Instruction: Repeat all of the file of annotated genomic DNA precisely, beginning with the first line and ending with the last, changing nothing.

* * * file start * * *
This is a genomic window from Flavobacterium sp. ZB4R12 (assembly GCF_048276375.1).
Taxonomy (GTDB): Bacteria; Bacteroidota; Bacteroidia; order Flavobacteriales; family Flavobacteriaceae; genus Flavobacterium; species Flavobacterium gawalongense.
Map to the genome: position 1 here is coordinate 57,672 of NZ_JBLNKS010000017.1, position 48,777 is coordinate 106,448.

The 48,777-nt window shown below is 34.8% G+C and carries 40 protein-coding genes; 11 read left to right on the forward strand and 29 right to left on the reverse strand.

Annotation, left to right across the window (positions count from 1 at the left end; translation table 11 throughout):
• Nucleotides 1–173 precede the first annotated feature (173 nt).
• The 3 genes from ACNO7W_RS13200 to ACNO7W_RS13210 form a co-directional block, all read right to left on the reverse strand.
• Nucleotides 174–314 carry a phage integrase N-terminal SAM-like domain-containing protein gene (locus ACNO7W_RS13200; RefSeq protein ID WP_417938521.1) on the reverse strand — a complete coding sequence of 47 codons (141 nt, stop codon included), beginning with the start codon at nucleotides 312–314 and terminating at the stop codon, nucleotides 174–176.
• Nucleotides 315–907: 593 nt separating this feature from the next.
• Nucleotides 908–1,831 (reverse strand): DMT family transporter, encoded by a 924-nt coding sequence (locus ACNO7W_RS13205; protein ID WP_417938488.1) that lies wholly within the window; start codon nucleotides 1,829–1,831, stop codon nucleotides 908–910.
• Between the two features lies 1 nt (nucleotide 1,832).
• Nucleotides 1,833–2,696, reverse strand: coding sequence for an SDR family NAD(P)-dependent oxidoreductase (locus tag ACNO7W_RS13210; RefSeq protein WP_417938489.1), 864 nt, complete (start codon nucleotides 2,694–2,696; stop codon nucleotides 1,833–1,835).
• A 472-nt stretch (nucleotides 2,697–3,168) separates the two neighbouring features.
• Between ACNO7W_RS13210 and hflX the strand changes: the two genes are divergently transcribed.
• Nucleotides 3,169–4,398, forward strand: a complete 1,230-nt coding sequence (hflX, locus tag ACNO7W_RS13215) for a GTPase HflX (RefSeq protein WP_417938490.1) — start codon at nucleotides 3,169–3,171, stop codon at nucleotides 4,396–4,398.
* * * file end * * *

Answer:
This is a genomic window from Flavobacterium sp. ZB4R12 (assembly GCF_048276375.1).
Taxonomy (GTDB): Bacteria; Bacteroidota; Bacteroidia; order Flavobacteriales; family Flavobacteriaceae; genus Flavobacterium; species Flavobacterium gawalongense.
Map to the genome: position 1 here is coordinate 57,672 of NZ_JBLNKS010000017.1, position 48,777 is coordinate 106,448.

The 48,777-nt window shown below is 34.8% G+C and carries 40 protein-coding genes; 11 read left to right on the forward strand and 29 right to left on the reverse strand.

Annotation, left to right across the window (positions count from 1 at the left end; translation table 11 throughout):
• Nucleotides 1–173 precede the first annotated feature (173 nt).
• The 3 genes from ACNO7W_RS13200 to ACNO7W_RS13210 form a co-directional block, all read right to left on the reverse strand.
• Nucleotides 174–314 carry a phage integrase N-terminal SAM-like domain-containing protein gene (locus ACNO7W_RS13200; RefSeq protein ID WP_417938521.1) on the reverse strand — a complete coding sequence of 47 codons (141 nt, stop codon included), beginning with the start codon at nucleotides 312–314 and terminating at the stop codon, nucleotides 174–176.
• Nucleotides 315–907: 593 nt separating this feature from the next.
• Nucleotides 908–1,831 (reverse strand): DMT family transporter, encoded by a 924-nt coding sequence (locus ACNO7W_RS13205; protein ID WP_417938488.1) that lies wholly within the window; start codon nucleotides 1,829–1,831, stop codon nucleotides 908–910.
• Between the two features lies 1 nt (nucleotide 1,832).
• Nucleotides 1,833–2,696, reverse strand: coding sequence for an SDR family NAD(P)-dependent oxidoreductase (locus tag ACNO7W_RS13210; RefSeq protein WP_417938489.1), 864 nt, complete (start codon nucleotides 2,694–2,696; stop codon nucleotides 1,833–1,835).
• A 472-nt stretch (nucleotides 2,697–3,168) separates the two neighbouring features.
• Between ACNO7W_RS13210 and hflX the strand changes: the two genes are divergently transcribed.
• Nucleotides 3,169–4,398, forward strand: a complete 1,230-nt coding sequence (hflX, locus tag ACNO7W_RS13215) for a GTPase HflX (RefSeq protein WP_417938490.1) — start codon at nucleotides 3,169–3,171, stop codon at nucleotides 4,396–4,398.